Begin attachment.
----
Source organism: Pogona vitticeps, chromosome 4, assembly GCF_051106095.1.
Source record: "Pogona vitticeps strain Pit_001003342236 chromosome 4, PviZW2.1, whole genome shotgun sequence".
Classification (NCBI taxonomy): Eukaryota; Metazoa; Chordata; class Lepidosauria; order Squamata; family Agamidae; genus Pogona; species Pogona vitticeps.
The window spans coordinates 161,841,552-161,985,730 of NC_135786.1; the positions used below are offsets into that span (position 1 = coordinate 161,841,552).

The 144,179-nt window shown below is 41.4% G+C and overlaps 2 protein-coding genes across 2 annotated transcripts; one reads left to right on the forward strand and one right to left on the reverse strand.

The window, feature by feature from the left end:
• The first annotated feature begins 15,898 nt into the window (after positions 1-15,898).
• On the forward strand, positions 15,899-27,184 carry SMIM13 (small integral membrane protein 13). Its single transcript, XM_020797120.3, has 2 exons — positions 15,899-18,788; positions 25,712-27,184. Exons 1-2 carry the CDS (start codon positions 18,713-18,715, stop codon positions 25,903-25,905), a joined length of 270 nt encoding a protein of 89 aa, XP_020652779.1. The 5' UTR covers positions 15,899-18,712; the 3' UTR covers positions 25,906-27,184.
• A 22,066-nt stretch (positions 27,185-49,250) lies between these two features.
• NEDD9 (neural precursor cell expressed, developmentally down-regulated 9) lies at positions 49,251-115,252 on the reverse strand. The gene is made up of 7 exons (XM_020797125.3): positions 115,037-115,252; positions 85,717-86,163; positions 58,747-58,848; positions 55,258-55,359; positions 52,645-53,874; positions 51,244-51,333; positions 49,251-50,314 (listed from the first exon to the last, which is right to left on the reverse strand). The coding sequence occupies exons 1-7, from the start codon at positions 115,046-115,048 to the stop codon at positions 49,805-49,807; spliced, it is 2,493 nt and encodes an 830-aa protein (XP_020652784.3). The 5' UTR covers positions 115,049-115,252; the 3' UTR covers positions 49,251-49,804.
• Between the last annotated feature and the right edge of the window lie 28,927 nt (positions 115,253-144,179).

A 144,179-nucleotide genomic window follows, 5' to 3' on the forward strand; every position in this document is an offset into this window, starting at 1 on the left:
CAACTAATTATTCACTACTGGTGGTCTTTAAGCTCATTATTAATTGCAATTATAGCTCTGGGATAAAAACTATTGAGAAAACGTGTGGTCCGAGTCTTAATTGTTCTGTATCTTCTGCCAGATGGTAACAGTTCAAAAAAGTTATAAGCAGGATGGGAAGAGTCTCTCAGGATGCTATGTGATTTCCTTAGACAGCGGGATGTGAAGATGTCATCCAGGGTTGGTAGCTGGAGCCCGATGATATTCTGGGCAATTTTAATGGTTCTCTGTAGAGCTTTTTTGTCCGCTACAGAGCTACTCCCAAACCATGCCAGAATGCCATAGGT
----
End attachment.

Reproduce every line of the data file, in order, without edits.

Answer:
Source organism: Pogona vitticeps, chromosome 4, assembly GCF_051106095.1.
Source record: "Pogona vitticeps strain Pit_001003342236 chromosome 4, PviZW2.1, whole genome shotgun sequence".
Classification (NCBI taxonomy): Eukaryota; Metazoa; Chordata; class Lepidosauria; order Squamata; family Agamidae; genus Pogona; species Pogona vitticeps.
The window spans coordinates 161,841,552-161,985,730 of NC_135786.1; the positions used below are offsets into that span (position 1 = coordinate 161,841,552).

The 144,179-nt window shown below is 41.4% G+C and overlaps 2 protein-coding genes across 2 annotated transcripts; one reads left to right on the forward strand and one right to left on the reverse strand.

The window, feature by feature from the left end:
• The first annotated feature begins 15,898 nt into the window (after positions 1-15,898).
• On the forward strand, positions 15,899-27,184 carry SMIM13 (small integral membrane protein 13). Its single transcript, XM_020797120.3, has 2 exons — positions 15,899-18,788; positions 25,712-27,184. Exons 1-2 carry the CDS (start codon positions 18,713-18,715, stop codon positions 25,903-25,905), a joined length of 270 nt encoding a protein of 89 aa, XP_020652779.1. The 5' UTR covers positions 15,899-18,712; the 3' UTR covers positions 25,906-27,184.
• A 22,066-nt stretch (positions 27,185-49,250) lies between these two features.
• NEDD9 (neural precursor cell expressed, developmentally down-regulated 9) lies at positions 49,251-115,252 on the reverse strand. The gene is made up of 7 exons (XM_020797125.3): positions 115,037-115,252; positions 85,717-86,163; positions 58,747-58,848; positions 55,258-55,359; positions 52,645-53,874; positions 51,244-51,333; positions 49,251-50,314 (listed from the first exon to the last, which is right to left on the reverse strand). The coding sequence occupies exons 1-7, from the start codon at positions 115,046-115,048 to the stop codon at positions 49,805-49,807; spliced, it is 2,493 nt and encodes an 830-aa protein (XP_020652784.3). The 5' UTR covers positions 115,049-115,252; the 3' UTR covers positions 49,251-49,804.
• Between the last annotated feature and the right edge of the window lie 28,927 nt (positions 115,253-144,179).

A 144,179-nucleotide genomic window follows, 5' to 3' on the forward strand; every position in this document is an offset into this window, starting at 1 on the left:
CAACTAATTATTCACTACTGGTGGTCTTTAAGCTCATTATTAATTGCAATTATAGCTCTGGGATAAAAACTATTGAGAAAACGTGTGGTCCGAGTCTTAATTGTTCTGTATCTTCTGCCAGATGGTAACAGTTCAAAAAAGTTATAAGCAGGATGGGAAGAGTCTCTCAGGATGCTATGTGATTTCCTTAGACAGCGGGATGTGAAGATGTCATCCAGGGTTGGTAGCTGGAGCCCGATGATATTCTGGGCAATTTTAATGGTTCTCTGTAGAGCTTTTTTGTCCGCTACAGAGCTACTCCCAAACCATGCCAGAATGCCATAGGT